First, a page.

John Greenleaf Whittier

(17 December 1807 – 7 September 1892 / Haverhill, Massachusetts)

John Greenleaf Whittier Poems

361. We May Not Climb The Heavenly Steeps 4/6/2010
362. Andrew Rykman’s Prayer 4/6/2010
363. The Brewing Of Soma 4/6/2010
364. Anniversary Poem 4/6/2010
365. Within The Gate 4/6/2010
366. Freedom In Brazil 4/6/2010
367. The Battle Autumn Of 1862 4/6/2010
368. Ezekiel 4/6/2010
369. At School-Close 4/6/2010
370. Sunset On The Bearcamp 4/6/2010
371. Burial Of Barber 4/6/2010
372. Banished From Massachusetts 4/6/2010
373. St. Martin's Summer 4/6/2010
374. How The Women Went From Dover 4/6/2010
375. Giving And Taking 4/6/2010
376. On Receiving An Eagle's Quill From Lake Superior 4/6/2010
377. The Eternal Goodness 1/3/2003
378. Hazel Blossoms 4/6/2010
379. The Angel Of Patience 4/6/2010
380. Centennial Hymn 4/6/2010
381. My Soul And I 4/6/2010
382. Kathleen 4/6/2010
383. A Song Inscribed To The Fremont Clubs 4/6/2010
384. The Norsemen ( From Narrative And Legendary Poems ) 1/1/2004
385. Cobbler Keezar's Vision 4/6/2010
386. First-Day Thoughts 4/6/2010
387. Inscription On A Fountain 4/6/2010
388. From Perugia 4/6/2010
389. Trust 4/6/2010
390. My Playmate 4/6/2010
391. My Psalm 4/6/2010
392. The Angels Of Buena Vista 4/6/2010
393. Ego 4/6/2010
394. New Hampshire 4/6/2010
395. At Washington 4/6/2010
396. Amy Wentworth 4/6/2010
397. Gone 4/6/2010
398. Derne 4/6/2010
399. The Pipes At Lucknow 1/3/2003
400. All’s Well 4/6/2010

Comments about John Greenleaf Whittier

  • Robert Prindle (6/24/2018 12:32:00 PM)

    I have a poem by JGW written to an ancestor. She was Mary Esther Carter (my mother's maiden name) and lived next to him in Amesbury or Newburysport. All my Carters were from those two towns. Caroline was 32 at the time.
    The poem's titled Valentine. It ends with his signature and 42. Dated 1849. Not sure if this is just handed down through generations or it's publicized. RPrindle@verizon.net

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  • Bertha Haynes (bhaynes72@aol.com) (4/15/2018 7:41:00 PM)

    Sirs/Madam, I have a question: Would you please help me by telling me the date Don't Quit was written/published (was it written by John Greenleaf Whittier or Edgar Guest?) and the name of the publisher? If there is a cost for this info., please email me and let me know the cost. Thanks.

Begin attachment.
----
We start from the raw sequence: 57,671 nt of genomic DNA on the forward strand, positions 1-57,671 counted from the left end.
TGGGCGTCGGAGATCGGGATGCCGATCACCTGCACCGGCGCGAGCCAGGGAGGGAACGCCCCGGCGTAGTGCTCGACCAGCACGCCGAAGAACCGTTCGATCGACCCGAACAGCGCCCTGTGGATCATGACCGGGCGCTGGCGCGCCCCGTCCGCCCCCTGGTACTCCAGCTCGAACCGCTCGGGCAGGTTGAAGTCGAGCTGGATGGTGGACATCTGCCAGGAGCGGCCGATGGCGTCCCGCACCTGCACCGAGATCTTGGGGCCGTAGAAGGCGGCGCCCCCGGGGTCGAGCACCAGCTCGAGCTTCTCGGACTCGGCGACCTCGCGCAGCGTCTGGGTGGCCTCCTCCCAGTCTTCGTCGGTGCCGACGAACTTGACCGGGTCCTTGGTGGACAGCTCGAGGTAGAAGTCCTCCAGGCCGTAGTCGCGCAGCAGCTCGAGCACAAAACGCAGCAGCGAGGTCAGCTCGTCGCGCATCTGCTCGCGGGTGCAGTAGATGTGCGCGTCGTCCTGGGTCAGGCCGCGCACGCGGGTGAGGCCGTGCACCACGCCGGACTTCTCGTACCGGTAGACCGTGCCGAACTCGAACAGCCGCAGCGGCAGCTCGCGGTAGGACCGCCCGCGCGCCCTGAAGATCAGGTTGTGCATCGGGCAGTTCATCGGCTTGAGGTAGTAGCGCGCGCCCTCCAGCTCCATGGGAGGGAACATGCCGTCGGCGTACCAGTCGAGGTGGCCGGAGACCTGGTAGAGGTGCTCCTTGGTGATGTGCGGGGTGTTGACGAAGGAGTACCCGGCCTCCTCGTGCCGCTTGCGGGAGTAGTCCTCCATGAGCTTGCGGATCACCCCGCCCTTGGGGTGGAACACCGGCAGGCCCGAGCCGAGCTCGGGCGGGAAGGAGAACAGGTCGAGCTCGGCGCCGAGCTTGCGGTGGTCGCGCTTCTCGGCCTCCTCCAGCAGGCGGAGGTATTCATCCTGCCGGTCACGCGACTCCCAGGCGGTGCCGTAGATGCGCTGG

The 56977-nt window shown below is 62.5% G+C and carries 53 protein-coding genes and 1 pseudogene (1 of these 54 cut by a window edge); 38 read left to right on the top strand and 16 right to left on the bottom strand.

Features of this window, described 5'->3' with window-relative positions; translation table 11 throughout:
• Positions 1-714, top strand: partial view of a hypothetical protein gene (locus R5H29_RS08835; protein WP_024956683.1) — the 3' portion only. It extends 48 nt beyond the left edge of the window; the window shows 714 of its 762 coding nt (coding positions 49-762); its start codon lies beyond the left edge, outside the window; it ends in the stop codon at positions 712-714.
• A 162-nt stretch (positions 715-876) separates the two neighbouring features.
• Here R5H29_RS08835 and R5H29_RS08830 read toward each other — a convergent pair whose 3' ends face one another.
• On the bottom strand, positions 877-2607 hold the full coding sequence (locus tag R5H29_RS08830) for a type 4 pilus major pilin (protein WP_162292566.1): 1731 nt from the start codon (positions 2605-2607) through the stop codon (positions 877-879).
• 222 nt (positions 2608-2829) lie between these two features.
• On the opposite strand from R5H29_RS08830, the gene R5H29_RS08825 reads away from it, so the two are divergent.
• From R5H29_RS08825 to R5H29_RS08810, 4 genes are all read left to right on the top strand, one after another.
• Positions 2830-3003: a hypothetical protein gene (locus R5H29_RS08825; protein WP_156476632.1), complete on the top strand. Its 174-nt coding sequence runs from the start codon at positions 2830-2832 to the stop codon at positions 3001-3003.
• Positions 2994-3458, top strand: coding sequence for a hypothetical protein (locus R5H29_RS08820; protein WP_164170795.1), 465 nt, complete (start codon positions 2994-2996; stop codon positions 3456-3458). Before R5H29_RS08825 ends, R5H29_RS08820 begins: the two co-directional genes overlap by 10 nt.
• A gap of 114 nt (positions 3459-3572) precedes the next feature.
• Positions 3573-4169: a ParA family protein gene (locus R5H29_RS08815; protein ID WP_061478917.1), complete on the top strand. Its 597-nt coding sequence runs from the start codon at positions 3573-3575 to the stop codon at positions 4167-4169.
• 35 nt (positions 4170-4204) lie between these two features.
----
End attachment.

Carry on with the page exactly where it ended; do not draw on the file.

• L.b. Strawn (4/23/2012 11:27:00 PM)

    I am not sure my PREVIOUS comment came through to you because I have had so much trouble with your verification codes. Several times I know the numbers were right but I was constantly informed that THE CODE THAT I GAVE WAS WRONG.

  • L.b. Strawn (4/23/2012 11:21:00 PM)

    J.G. Whittier
    I have a book of Longfellow poems, last copyrighted 1893 and published 1894, in which it has the name to whom it was given and the date Christmas '95. It was initialed by the giver as D.W. W. Then there is a very good, two verse poem, hand written, that is signed John G, Whittier, Since Whittier died in 1892, it evidently could not have been him who placed it in the book. Could it have been D.W.W. who placed it there and signed it with John's name just to show the he was the author?
    Do you ever consider the works of present day authors? Would you consider going to my web site and giving me your evaluation of the poems? The 2nd and 3rd are comical. After those are the better ones. Web address: http: //sbcglobalpwp.att.net/p/e/petezman/ email address: poetman99

Best Poem of John Greenleaf Whittier

In School-Days

Still sits the school-house by the road,
A ragged beggar sleeping;
Around it still the sumachs grow,
And blackberry-vines are creeping.

Within, the master's desk is seen,
Deep-scarred by raps official;
The warping floor, the battered seats,
The jack-knife's carved initial;

The charcoal frescoes on its wall;
Its door's worn sill, betraying
The feet that, creeping slow to school,
Went storming out to playing!

Long years ago a winter sun
Shone over it at setting;
Lit up its western window-panes,
And low eaves' icy fretting. ...

Read the full of In School-Days

Randolph Of Roanoke

O Mother Earth! upon thy lap
Thy weary ones receiving,
And o'er them, silent as a dream,
Thy grassy mantle weaving,
Fold softly in thy long embrace
That heart so worn and broken,
And cool its pulse of fire beneath
Thy shadows old and oaken.

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